Switched (Trylle Trilogy)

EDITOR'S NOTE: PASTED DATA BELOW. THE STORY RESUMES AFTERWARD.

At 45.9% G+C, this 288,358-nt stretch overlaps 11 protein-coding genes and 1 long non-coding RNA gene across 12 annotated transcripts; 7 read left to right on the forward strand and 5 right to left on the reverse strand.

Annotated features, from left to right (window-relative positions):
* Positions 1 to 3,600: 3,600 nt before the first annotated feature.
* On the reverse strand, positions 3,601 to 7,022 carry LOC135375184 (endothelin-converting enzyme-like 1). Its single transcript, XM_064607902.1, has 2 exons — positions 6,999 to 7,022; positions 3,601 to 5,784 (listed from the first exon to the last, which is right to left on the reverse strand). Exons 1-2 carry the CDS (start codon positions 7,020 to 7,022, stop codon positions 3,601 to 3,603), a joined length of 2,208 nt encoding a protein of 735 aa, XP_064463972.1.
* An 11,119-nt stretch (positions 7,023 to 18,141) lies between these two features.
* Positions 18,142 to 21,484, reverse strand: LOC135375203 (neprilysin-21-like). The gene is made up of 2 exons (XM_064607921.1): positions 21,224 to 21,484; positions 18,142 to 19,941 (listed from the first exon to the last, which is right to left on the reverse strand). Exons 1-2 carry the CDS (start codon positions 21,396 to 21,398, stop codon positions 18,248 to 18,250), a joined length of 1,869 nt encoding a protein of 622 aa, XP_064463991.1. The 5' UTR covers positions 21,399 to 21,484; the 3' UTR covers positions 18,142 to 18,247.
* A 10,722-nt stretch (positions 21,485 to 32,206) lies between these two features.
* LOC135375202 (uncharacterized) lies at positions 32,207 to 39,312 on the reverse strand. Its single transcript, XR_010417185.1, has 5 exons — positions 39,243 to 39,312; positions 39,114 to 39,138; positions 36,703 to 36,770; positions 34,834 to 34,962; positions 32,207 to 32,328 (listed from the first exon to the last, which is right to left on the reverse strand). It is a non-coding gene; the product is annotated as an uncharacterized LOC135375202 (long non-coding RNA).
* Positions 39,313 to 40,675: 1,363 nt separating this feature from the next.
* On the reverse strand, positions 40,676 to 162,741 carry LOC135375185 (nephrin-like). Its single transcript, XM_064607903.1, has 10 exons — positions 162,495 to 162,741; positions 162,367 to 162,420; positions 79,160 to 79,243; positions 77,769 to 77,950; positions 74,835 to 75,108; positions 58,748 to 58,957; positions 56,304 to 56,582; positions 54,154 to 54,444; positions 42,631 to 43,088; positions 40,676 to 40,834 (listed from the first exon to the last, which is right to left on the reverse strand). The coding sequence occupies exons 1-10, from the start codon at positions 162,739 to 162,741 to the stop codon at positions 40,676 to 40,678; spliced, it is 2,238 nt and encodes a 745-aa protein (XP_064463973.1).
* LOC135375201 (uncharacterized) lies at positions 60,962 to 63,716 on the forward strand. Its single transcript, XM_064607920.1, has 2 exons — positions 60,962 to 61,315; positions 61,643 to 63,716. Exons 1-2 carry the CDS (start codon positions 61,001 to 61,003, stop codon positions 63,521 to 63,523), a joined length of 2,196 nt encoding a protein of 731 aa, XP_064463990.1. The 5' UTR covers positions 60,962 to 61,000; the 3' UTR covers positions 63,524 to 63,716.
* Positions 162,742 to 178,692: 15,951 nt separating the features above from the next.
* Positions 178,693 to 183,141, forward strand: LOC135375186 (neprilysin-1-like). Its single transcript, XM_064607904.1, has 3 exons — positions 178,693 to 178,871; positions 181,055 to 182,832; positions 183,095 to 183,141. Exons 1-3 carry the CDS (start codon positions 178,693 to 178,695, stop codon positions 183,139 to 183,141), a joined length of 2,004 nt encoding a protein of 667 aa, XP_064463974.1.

Switched  - Amanda Hocking Once upon a time, there was a troubled girl who came from a broken family. Her father died young, her mother tried to kill her and ended up in a mental institution. While she was raised by people who loved her, the girl (Wendy) wasn't very happy. She didn't belong, people were mean to her, and she always got in trouble. Wendy moved with her family constantly, and finally arrived at a place where she felt she could truly "start over."Wendy also had a secret - one she tells no one about, until she meets a strange boy who watches her every move. She tries to engage him, but he's mean to her, so she brushes him off. He tries to apologize, but at the same time the strange boy (Finn) seems to discover her secret, and has a secret of his own as he reveals to her who she really is, and why it's important that she leave her past behind in order to embrace her destiny.Sounds like an intriguing fairy tale, right? It might from that particular blurb, but Amanda Hocking's first entry in the Trylle trilogy, "Switched" comes across as a bit haphazard in places. Wendy herself is a difficult character to like - extremely choosy and sometimes bossy, but her demeanor's explained by some of the rough experiences she's had to endure during her childhood. But reading further along in the story, Wendy discovers from Finn that she's really a princess of the Trylle (a.k.a. Trolls), and that she has to embrace her destiny in order to keep the kingdom from falling into the wrong hands.I actually wanted to love this story more than I did. The writing style that Hocking employs - for the most part - is good. The story was a much faster read than I anticipated, and it kept me reading through the end without any stumbling blocks. There have been comparisons of this story being "The Princess Diaries" meets trolls, and that's true - to an extent. Only the trolls are beautiful figures whom are adored and desired, and lack any significant features that would distinguish them from any other paranormal creatures that could've just as well have been substituted and given a beauty complex. There's a distinct lack of worldbuilding in this book that disappointed me in the world that Wendy travels to, but probably far more jarring was the fact that Wendy's thrown into this world without any distinct guidance. There are many characters that expect her to know these details (including Finn, who's technically entrusted with informing her of what she doesn't know) without prompting. They become unjustifiably irritated with her when she doesn't conform to those standards. For me, that was the conflict forcing its hand a bit, and I didn't like it very much. It came across as far more emotive than it had to be.On a positive note, the pacing of the novel doesn't drag its feet too much, and it's an engaging story when the action starts rolling and when Wendy stands up for herself against the Troll queen, among other moments. But I felt some of those moments came few and far between with Wendy mostly being tugged along against her will.I did like the build-up of Wendy's changeling role, and how she connects with the boy who was said to be the real son of the family she was raised by. I never really liked Finn - his unnecessary gruffness toward her in the initial parts of the story wore on me, and not only that, his semi-jealous streaks didn't make him any more endearing. I did see some moments where his walls were broken, so there's a spark of something that seems likable, but it was hard for me to fully connect. I didn't really love "Switched" as an overall novel for its distinct flaws, but given the way it kept me reading with the prose and the rolling action towards the ending, I'm going to try the next book in the series to see if it comes across stronger than this.Overall score: 2/5